Four-week strike at Ontario autoplant ends

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GM’s CAMI assembly plant in Ingersoll, Ont. Photo: General Motors

Work has resumed at General Motors’ CAMI plant in Ingersoll, Ont. 

Workers returned to the job late Monday evening, after voting earlier in the day to accept a new four-year deal with the automaker. This ends the four-week strike that began when nearly 2,800 employees, represented by Unifor Local 88, walked off the job on Sept. 17 after contract negotiations broke down.

The strike was used as an excuse for GM to announce layoffs at several suppliers for CAMI in the area.

Members voted overwhelmingly in favour (85.9 per cent), as did 78.7 per cent of trades members. 

The agreement includes 2 per cent wage increases in the first and fourth years, annual $2,000 bonuses and a one-time $6,000 signing bonus.

The contract also guarantees up to 10 days of continuous paid leave during the agreement for workers experiencing domestic violence and establishes a committee to research and recommend a mental health awareness program.

But it lacks what the union wanted most: a letter naming the southwestern Ontario plant lead producer of the GMC Equinox. 

Union leaders wanted the designation to secure workers’ jobs. Two plants in Mexico also produce the Equinox. Being named lead producer would mean the Ingersoll plant would produce the most vehicles, and future layoffs would happen at the Mexico sites first.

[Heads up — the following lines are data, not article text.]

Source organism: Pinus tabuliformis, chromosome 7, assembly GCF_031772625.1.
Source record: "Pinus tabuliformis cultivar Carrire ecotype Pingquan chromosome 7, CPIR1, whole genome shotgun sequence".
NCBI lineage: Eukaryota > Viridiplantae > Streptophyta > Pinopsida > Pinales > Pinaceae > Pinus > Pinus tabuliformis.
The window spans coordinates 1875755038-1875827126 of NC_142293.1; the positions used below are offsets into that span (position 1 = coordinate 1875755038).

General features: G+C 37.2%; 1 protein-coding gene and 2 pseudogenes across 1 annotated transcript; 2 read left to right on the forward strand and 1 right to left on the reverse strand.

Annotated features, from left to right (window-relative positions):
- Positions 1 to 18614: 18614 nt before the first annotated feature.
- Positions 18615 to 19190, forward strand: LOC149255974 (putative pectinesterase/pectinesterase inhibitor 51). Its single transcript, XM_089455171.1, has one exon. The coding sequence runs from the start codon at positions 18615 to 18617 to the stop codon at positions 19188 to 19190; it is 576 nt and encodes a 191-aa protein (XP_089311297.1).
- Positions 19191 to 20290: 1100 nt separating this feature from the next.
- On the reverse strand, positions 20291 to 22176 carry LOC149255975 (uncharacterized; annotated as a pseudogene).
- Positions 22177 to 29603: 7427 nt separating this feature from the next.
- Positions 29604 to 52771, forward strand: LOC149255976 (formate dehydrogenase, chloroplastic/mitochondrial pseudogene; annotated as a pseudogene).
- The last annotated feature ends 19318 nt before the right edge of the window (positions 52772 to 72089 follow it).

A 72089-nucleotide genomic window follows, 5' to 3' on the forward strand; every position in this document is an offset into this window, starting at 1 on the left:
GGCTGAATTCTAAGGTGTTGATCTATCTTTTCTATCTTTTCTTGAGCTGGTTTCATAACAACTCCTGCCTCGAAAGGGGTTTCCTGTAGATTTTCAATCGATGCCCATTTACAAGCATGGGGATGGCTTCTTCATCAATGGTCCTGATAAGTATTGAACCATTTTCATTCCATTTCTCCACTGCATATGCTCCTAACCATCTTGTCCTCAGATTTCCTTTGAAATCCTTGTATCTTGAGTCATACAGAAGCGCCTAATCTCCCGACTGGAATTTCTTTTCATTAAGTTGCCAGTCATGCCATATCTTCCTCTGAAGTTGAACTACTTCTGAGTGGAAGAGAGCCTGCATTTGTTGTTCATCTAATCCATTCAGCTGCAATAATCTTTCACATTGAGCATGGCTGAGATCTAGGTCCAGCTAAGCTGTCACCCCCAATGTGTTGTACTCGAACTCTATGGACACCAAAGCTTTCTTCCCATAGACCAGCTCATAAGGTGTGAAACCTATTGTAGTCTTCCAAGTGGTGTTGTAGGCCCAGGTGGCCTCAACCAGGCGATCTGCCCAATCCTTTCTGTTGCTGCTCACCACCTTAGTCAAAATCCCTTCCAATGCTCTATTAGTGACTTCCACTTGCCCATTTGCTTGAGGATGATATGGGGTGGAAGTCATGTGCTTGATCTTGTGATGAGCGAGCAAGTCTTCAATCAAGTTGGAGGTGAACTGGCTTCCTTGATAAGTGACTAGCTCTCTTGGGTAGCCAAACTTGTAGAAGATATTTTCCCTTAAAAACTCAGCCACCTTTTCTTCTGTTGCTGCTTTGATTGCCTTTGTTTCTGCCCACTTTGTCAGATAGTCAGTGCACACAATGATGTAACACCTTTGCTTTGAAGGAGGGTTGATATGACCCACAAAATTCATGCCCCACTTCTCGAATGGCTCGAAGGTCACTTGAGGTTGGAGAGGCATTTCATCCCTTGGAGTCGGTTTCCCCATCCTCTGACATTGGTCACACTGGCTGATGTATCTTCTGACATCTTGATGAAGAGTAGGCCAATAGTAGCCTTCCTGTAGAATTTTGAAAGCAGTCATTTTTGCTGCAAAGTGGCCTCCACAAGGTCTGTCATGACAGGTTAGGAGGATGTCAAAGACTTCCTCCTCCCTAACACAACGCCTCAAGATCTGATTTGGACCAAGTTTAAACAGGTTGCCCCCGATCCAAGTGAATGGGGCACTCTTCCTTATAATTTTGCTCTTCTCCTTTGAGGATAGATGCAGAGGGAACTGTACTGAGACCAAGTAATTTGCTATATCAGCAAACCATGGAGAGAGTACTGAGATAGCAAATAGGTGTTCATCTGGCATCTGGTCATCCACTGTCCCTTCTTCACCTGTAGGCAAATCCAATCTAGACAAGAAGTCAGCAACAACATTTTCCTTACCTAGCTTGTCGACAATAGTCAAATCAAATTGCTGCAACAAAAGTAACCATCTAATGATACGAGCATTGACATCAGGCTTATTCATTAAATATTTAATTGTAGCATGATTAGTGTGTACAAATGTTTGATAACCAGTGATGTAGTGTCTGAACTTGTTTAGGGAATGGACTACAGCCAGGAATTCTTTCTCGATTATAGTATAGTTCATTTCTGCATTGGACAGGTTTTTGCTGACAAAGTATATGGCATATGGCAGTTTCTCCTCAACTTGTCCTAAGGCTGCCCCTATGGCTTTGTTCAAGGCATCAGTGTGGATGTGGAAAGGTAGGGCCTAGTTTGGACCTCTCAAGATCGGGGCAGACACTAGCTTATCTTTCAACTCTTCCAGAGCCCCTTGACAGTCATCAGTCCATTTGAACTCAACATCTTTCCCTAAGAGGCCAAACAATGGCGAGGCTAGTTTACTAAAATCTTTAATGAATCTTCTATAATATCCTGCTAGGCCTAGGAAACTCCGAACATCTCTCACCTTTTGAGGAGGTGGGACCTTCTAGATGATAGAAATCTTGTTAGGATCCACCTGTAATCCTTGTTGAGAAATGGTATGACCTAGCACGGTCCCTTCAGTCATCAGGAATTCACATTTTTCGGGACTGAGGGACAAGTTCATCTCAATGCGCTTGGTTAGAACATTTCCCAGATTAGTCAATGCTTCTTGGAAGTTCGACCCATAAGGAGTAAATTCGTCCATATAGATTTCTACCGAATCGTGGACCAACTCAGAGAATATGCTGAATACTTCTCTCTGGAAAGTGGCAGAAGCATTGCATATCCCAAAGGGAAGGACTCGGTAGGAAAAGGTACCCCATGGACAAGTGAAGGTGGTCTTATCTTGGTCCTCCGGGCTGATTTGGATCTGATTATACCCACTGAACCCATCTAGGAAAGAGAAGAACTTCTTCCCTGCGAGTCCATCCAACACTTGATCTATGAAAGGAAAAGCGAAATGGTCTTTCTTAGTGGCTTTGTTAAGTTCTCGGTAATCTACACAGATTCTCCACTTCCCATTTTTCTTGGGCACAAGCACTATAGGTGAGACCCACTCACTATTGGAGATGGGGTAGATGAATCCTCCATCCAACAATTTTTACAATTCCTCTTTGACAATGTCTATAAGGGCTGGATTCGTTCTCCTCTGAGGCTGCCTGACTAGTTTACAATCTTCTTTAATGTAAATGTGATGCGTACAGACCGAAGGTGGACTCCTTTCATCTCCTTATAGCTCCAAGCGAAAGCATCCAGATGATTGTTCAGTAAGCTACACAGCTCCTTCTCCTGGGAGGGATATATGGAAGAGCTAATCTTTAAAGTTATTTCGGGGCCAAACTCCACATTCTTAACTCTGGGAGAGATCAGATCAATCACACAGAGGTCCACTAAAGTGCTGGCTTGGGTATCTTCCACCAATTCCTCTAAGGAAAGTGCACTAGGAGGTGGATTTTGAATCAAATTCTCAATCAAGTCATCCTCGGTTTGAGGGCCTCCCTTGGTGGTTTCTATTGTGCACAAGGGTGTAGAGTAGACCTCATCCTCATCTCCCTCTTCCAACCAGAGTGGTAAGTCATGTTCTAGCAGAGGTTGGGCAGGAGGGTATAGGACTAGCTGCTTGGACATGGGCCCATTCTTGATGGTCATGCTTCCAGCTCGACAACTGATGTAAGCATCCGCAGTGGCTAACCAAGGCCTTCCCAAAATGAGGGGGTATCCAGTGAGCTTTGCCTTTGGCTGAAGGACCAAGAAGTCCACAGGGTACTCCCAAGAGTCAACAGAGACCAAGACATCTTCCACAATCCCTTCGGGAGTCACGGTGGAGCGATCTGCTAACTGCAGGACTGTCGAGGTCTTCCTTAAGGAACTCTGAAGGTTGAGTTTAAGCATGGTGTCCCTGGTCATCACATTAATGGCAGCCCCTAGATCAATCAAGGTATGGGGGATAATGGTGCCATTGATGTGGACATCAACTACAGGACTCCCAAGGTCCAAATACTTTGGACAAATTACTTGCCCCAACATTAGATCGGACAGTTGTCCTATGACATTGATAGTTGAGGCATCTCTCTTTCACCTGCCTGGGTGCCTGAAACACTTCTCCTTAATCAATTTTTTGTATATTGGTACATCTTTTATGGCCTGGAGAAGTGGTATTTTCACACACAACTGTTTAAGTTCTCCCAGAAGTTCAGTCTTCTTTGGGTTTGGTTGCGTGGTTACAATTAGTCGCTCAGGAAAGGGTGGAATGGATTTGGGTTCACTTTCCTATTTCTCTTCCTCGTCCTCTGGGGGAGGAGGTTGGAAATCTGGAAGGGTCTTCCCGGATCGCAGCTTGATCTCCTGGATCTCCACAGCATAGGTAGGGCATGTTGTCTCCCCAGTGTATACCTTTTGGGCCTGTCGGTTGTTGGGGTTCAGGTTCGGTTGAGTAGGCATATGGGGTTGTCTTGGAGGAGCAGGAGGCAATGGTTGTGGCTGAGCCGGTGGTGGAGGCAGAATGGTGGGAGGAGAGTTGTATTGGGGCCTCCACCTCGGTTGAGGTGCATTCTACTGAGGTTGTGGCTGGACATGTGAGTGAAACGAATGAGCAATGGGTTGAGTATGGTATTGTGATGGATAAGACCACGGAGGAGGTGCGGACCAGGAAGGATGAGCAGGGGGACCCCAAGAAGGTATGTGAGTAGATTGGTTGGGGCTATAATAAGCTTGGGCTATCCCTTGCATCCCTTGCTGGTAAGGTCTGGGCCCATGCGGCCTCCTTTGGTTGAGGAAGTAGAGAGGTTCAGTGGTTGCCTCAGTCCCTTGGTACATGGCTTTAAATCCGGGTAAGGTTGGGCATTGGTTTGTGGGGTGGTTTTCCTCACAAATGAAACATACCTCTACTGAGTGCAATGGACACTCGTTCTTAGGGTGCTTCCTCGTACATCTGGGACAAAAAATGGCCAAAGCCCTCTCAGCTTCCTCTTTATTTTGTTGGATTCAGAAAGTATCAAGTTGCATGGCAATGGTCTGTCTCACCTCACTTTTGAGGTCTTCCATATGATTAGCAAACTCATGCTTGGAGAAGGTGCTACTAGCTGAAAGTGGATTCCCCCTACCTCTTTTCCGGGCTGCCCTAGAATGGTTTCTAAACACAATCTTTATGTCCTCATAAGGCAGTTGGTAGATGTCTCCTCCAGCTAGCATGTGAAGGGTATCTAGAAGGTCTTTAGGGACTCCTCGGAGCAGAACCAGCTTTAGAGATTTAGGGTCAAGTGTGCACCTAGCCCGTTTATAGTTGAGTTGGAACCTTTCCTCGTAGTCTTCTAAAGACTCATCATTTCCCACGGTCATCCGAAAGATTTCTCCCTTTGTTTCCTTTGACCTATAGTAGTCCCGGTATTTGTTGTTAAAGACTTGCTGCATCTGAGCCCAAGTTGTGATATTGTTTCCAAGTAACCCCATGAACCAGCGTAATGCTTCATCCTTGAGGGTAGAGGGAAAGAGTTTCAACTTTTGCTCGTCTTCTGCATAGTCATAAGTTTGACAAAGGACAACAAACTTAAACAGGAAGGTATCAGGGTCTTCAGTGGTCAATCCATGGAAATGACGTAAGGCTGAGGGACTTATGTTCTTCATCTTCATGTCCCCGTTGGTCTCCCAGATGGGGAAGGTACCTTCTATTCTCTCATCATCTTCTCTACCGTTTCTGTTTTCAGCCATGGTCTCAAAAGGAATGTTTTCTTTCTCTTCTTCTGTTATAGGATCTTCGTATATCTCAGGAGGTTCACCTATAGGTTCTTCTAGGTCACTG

The Ingersoll plant — the largest employer in the town of nearly 12,000 — was hit hard by job losses earlier this year. More than 600 layoff notices were issued when GM moved production of the Terrain to Mexico. 

Despite this, the union says the new deal will make it more expensive for the company to shutter the plant. GM would need to ask members if any of them want to retire before deciding to close the CAMI site, said unit chair Mike Van Boekel. Members who are eligible for early retirement would receive a $50,000 retirement allowance and a $20,000 vehicle voucher. A worker with 28 years’ of experience would have to be paid until they’ve worked for 30 if layoffs happen.

There will be more than 1,200 workers who have been at the plant for at least 28 years in April, Van Boekel said.

“I’d rather have that letter,” he said, calling the agreement a “common ground” for both sides. 

Media reports say GM was considering closing the plant days before the final deal was reached. Van Boekel said he has since heard the company is no longer planning on moving jobs from Ingersoll to Mexico.

He said he’s “confident” the plant will be open for a while.

GM Canada President and General Director Steve Carlisle called the ratification “welcome news” in a statement. He said he is confident CAMI employees will continue producing award-winning vehicles for years to come. 

Union leaders were not as quick to praise the company. Jerry Dias, Unifor’s national president, called the company’s approach during negotiations “heartless.” In a letter recommending members accept the new deal, he called the union’s demand to be designated lead producer “fair and reasonable,” especially considering the awards CAMI has earned for its work during the past several years.

He said the demand “simply made sense.”     

Dias further said in the letter the situation shows how NAFTA must be renegotiated to prioritize workers. Dias is advising the government on negotiations for the trade deal. 

Meagan Gillmore is’s labour reporter.

Photo: General Motors

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